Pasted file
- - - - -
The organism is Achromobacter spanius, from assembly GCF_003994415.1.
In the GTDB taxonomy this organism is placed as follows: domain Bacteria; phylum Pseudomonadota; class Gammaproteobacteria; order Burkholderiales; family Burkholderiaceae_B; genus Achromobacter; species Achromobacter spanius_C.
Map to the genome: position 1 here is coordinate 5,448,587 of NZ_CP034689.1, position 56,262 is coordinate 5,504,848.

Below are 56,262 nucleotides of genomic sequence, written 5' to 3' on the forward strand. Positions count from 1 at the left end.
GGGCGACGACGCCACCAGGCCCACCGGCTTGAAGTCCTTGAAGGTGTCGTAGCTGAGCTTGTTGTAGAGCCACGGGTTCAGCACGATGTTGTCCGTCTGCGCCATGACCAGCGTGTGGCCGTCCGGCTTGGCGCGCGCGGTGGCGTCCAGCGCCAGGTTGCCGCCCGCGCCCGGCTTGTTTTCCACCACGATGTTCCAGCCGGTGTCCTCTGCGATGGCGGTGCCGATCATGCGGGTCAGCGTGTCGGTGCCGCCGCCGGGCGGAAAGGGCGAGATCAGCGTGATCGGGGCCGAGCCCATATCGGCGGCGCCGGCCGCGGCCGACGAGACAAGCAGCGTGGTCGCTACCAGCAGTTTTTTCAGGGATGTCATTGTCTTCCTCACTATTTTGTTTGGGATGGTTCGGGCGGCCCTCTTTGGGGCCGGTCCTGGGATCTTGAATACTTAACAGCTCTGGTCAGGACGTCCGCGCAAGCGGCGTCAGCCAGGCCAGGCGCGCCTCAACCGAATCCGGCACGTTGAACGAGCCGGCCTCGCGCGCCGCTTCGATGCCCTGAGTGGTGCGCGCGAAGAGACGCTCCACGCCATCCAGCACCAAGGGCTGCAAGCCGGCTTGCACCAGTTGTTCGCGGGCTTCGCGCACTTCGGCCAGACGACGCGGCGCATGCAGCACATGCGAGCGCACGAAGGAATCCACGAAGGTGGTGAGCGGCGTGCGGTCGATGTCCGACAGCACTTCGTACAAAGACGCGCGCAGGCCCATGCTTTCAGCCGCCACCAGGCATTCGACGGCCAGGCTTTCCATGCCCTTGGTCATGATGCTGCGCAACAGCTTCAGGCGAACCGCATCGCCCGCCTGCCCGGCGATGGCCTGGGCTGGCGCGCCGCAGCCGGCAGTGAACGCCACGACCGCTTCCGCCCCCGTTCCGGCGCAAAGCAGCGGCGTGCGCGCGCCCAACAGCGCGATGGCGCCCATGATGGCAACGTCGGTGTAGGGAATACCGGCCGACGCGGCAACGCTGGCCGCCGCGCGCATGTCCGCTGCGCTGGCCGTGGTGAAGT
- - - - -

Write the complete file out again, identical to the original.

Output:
The organism is Achromobacter spanius, from assembly GCF_003994415.1.
In the GTDB taxonomy this organism is placed as follows: domain Bacteria; phylum Pseudomonadota; class Gammaproteobacteria; order Burkholderiales; family Burkholderiaceae_B; genus Achromobacter; species Achromobacter spanius_C.
Map to the genome: position 1 here is coordinate 5,448,587 of NZ_CP034689.1, position 56,262 is coordinate 5,504,848.

Below are 56,262 nucleotides of genomic sequence, written 5' to 3' on the forward strand. Positions count from 1 at the left end.
GGGCGACGACGCCACCAGGCCCACCGGCTTGAAGTCCTTGAAGGTGTCGTAGCTGAGCTTGTTGTAGAGCCACGGGTTCAGCACGATGTTGTCCGTCTGCGCCATGACCAGCGTGTGGCCGTCCGGCTTGGCGCGCGCGGTGGCGTCCAGCGCCAGGTTGCCGCCCGCGCCCGGCTTGTTTTCCACCACGATGTTCCAGCCGGTGTCCTCTGCGATGGCGGTGCCGATCATGCGGGTCAGCGTGTCGGTGCCGCCGCCGGGCGGAAAGGGCGAGATCAGCGTGATCGGGGCCGAGCCCATATCGGCGGCGCCGGCCGCGGCCGACGAGACAAGCAGCGTGGTCGCTACCAGCAGTTTTTTCAGGGATGTCATTGTCTTCCTCACTATTTTGTTTGGGATGGTTCGGGCGGCCCTCTTTGGGGCCGGTCCTGGGATCTTGAATACTTAACAGCTCTGGTCAGGACGTCCGCGCAAGCGGCGTCAGCCAGGCCAGGCGCGCCTCAACCGAATCCGGCACGTTGAACGAGCCGGCCTCGCGCGCCGCTTCGATGCCCTGAGTGGTGCGCGCGAAGAGACGCTCCACGCCATCCAGCACCAAGGGCTGCAAGCCGGCTTGCACCAGTTGTTCGCGGGCTTCGCGCACTTCGGCCAGACGACGCGGCGCATGCAGCACATGCGAGCGCACGAAGGAATCCACGAAGGTGGTGAGCGGCGTGCGGTCGATGTCCGACAGCACTTCGTACAAAGACGCGCGCAGGCCCATGCTTTCAGCCGCCACCAGGCATTCGACGGCCAGGCTTTCCATGCCCTTGGTCATGATGCTGCGCAACAGCTTCAGGCGAACCGCATCGCCCGCCTGCCCGGCGATGGCCTGGGCTGGCGCGCCGCAGCCGGCAGTGAACGCCACGACCGCTTCCGCCCCCGTTCCGGCGCAAAGCAGCGGCGTGCGCGCGCCCAACAGCGCGATGGCGCCCATGATGGCAACGTCGGTGTAGGGAATACCGGCCGACGCGGCAACGCTGGCCGCCGCGCGCATGTCCGCTGCGCTGGCCGTGGTGAAGT